By Ben Johnson | JournalMPLS
Tap rooms and food trucks are teaming up to take over the Minneapolis dining scene.
The two recently-legal concepts have been multiplying throughout the city as consumers flock to the newest trends in urban dining. Over the last 11 months five taprooms have opened in Minneapolis, and the number of food trucks the city has licensed has more than quadrupled — from 10 to 43 — since it first started issuing permits for them in 2010.
The two blossoming niches have worked together as they’ve grown together, and over the last year a mutually beneficial partnership has formed to help fill each other’s needs.
A stipulation in Minneapolis food truck licenses requires all food trucks to be open for at least 150 days out of the year, and obviously there are not many ideal, pedestrian-friendly days for food trucks during the harsh Minnesota winters. Also the mob of food trucks that fill downtown for the weekday lunch rush has angered many downtown restaurant owners, so finding additional places to park has become an important piece in resolving the dispute.
“We see it as a great outlet to partner with tap rooms, and it’s been tremendously successful so far,” said John Levy, founder of the Minnesota Food Truck Association and co-owner of the AZ Canteen food truck. “We’ve been looking for ways to expand our foot print, to figure out other places and other times we can be out on the street selling stuff, and the tap rooms have been one of those ways.”
Breweries that want to open a tap room often do not have the space, money or experience needed to build an in-house kitchen, but without offering some food it is tough to get customers to stick around for more than a pint or two.
“We’re not licensed to prepare food and we really don’t have space for it in our facility,” said Jay Diley, an ambassador at large for Fulton Brewing. “The food trucks offer a tremendous amount of variety and excellent food, and our customers seem to love it.”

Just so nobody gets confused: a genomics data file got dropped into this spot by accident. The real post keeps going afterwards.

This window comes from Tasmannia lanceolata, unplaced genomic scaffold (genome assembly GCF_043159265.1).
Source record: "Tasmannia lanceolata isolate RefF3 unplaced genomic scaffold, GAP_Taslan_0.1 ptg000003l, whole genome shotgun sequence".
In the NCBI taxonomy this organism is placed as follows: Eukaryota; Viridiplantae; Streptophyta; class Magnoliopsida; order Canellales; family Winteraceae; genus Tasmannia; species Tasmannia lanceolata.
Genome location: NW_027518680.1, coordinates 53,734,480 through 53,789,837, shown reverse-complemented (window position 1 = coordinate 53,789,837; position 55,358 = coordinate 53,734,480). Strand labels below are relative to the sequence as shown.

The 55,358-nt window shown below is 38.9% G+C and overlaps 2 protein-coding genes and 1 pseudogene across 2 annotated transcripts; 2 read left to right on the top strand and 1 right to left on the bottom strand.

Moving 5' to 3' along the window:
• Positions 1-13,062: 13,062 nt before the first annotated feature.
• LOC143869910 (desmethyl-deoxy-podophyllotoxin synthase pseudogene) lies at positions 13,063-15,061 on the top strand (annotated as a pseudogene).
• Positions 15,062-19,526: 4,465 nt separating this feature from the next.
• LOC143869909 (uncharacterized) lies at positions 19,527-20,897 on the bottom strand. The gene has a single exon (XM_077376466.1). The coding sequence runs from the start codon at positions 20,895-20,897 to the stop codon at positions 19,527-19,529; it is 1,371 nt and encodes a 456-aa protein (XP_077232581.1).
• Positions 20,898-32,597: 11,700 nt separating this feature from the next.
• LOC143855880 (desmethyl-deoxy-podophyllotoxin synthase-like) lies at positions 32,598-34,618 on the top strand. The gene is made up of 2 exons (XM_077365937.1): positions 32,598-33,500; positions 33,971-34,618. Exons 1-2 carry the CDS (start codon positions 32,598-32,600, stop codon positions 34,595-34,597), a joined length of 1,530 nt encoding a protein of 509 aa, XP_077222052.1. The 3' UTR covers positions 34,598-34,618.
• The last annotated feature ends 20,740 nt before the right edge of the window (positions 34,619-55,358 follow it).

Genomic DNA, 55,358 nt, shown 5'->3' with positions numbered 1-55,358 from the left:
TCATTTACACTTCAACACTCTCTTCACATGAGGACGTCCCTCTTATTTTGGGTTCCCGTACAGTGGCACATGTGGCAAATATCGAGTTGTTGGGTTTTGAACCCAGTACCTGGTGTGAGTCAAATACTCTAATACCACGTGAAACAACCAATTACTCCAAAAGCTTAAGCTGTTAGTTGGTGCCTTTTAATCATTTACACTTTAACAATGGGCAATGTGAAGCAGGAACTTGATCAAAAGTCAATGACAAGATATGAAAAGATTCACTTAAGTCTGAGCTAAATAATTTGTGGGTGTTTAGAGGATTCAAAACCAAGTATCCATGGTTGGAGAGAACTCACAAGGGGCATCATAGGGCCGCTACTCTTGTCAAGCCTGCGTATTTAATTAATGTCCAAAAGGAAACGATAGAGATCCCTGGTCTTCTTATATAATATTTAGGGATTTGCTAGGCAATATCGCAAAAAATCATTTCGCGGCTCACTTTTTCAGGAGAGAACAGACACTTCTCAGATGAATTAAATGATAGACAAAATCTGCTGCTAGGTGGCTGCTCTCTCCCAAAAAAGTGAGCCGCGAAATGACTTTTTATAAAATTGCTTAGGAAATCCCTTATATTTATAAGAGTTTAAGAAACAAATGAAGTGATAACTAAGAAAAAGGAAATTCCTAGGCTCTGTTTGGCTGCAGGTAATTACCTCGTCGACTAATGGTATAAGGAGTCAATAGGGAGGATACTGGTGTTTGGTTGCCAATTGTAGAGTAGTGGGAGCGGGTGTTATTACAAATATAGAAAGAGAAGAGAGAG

Fulton had the Barrio food truck on site when they became the first tap room to open in Minneapolis on March 10 of last year. Originally Fulton only invited food trucks to come for Twins games and private events, but when the season ended and demand maintained they decided to invite one every Thursday, Friday and Saturday.
No money exchanges hands between tap rooms and food trucks. Tap rooms simply extend invitations for certain days and the food trucks come, park, and serve food. This is different from most festivals and events where typically food trucks are charged to vend.
“If it was up to me I’d go park at each of the four or five tap rooms once or twice a month,” said Steve Ramlow, who owns Simply Steve’s food truck. “Plus they’re always willing to trade you beer for food, which is nice.”
Ramlow added that a night spent outside of a tap room is usually more lucrative than a downtown lunch rush, but there’s higher overhead because he typically spends much more time parked outside of tap rooms.
Not all new breweries are outsourcing their food needs, or offering food at all. Northbound Smokehouse opened at the end of September, offering their own craft brews alongside a full menu of smoked delectables and Northgate Brewing opened in northeast Minneapolis on January 28. Northgate will initially be only offering on site growler sales and distributing to local restaurants. They were unsure if a taproom was in their future when asked about it in mid-January.
For now it does seem as though most new breweries are opting to go the tap room route. Fulton, Indeed, Harriet, Dangerous Man and 612Brew were the first five to open, with others rumored to be sniffing around northeast Minneapolis for locations.
“We have 6,000-square-feet and it’s all for brewing,” said Diley. “It’s a straight-up symbiotic relationship with the food trucks, and frankly we couldn’t be more delighted with the arrangement.”